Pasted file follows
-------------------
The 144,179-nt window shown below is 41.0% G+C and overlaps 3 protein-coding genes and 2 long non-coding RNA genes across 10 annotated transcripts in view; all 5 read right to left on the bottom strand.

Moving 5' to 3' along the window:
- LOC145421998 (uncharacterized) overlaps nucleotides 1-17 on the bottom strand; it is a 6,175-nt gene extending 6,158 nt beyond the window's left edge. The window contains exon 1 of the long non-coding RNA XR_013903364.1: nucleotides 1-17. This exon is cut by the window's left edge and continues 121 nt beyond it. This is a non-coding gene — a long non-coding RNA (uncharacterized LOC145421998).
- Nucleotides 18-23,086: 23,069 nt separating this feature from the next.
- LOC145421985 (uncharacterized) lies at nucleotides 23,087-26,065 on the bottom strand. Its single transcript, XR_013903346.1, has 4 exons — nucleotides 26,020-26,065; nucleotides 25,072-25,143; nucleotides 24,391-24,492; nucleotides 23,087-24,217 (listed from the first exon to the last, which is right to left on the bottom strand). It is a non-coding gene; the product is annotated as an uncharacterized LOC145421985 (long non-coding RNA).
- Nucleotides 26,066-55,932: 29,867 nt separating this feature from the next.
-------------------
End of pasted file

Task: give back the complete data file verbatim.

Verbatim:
The 144,179-nt window shown below is 41.0% G+C and overlaps 3 protein-coding genes and 2 long non-coding RNA genes across 10 annotated transcripts in view; all 5 read right to left on the bottom strand.

Moving 5' to 3' along the window:
- LOC145421998 (uncharacterized) overlaps nucleotides 1-17 on the bottom strand; it is a 6,175-nt gene extending 6,158 nt beyond the window's left edge. The window contains exon 1 of the long non-coding RNA XR_013903364.1: nucleotides 1-17. This exon is cut by the window's left edge and continues 121 nt beyond it. This is a non-coding gene — a long non-coding RNA (uncharacterized LOC145421998).
- Nucleotides 18-23,086: 23,069 nt separating this feature from the next.
- LOC145421985 (uncharacterized) lies at nucleotides 23,087-26,065 on the bottom strand. Its single transcript, XR_013903346.1, has 4 exons — nucleotides 26,020-26,065; nucleotides 25,072-25,143; nucleotides 24,391-24,492; nucleotides 23,087-24,217 (listed from the first exon to the last, which is right to left on the bottom strand). It is a non-coding gene; the product is annotated as an uncharacterized LOC145421985 (long non-coding RNA).
- Nucleotides 26,066-55,932: 29,867 nt separating this feature from the next.